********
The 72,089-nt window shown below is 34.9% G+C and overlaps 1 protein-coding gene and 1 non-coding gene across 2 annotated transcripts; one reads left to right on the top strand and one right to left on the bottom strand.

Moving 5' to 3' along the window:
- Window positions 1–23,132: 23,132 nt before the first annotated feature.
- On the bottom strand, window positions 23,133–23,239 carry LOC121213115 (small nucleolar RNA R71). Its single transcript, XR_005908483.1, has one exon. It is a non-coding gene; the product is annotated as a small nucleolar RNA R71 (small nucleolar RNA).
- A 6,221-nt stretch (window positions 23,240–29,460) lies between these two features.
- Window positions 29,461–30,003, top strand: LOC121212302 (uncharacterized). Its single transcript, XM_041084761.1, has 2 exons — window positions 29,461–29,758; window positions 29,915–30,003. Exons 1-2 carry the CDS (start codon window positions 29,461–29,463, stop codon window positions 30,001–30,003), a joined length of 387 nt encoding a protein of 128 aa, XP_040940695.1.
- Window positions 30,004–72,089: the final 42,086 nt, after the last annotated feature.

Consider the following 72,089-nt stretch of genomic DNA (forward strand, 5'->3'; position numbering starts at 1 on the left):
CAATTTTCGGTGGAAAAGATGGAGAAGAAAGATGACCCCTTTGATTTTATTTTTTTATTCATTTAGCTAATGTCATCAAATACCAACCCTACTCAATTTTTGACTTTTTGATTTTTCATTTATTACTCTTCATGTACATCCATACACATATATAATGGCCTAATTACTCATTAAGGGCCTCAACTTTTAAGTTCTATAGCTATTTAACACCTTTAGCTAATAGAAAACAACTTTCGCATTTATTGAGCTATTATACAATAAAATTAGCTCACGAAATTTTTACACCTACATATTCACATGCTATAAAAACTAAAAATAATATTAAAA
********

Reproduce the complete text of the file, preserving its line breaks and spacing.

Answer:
The 72,089-nt window shown below is 34.9% G+C and overlaps 1 protein-coding gene and 1 non-coding gene across 2 annotated transcripts; one reads left to right on the top strand and one right to left on the bottom strand.

Moving 5' to 3' along the window:
- Window positions 1–23,132: 23,132 nt before the first annotated feature.
- On the bottom strand, window positions 23,133–23,239 carry LOC121213115 (small nucleolar RNA R71). Its single transcript, XR_005908483.1, has one exon. It is a non-coding gene; the product is annotated as a small nucleolar RNA R71 (small nucleolar RNA).
- A 6,221-nt stretch (window positions 23,240–29,460) lies between these two features.
- Window positions 29,461–30,003, top strand: LOC121212302 (uncharacterized). Its single transcript, XM_041084761.1, has 2 exons — window positions 29,461–29,758; window positions 29,915–30,003. Exons 1-2 carry the CDS (start codon window positions 29,461–29,463, stop codon window positions 30,001–30,003), a joined length of 387 nt encoding a protein of 128 aa, XP_040940695.1.
- Window positions 30,004–72,089: the final 42,086 nt, after the last annotated feature.

Consider the following 72,089-nt stretch of genomic DNA (forward strand, 5'->3'; position numbering starts at 1 on the left):
CAATTTTCGGTGGAAAAGATGGAGAAGAAAGATGACCCCTTTGATTTTATTTTTTTATTCATTTAGCTAATGTCATCAAATACCAACCCTACTCAATTTTTGACTTTTTGATTTTTCATTTATTACTCTTCATGTACATCCATACACATATATAATGGCCTAATTACTCATTAAGGGCCTCAACTTTTAAGTTCTATAGCTATTTAACACCTTTAGCTAATAGAAAACAACTTTCGCATTTATTGAGCTATTATACAATAAAATTAGCTCACGAAATTTTTACACCTACATATTCACATGCTATAAAAACTAAAAATAATATTAAAA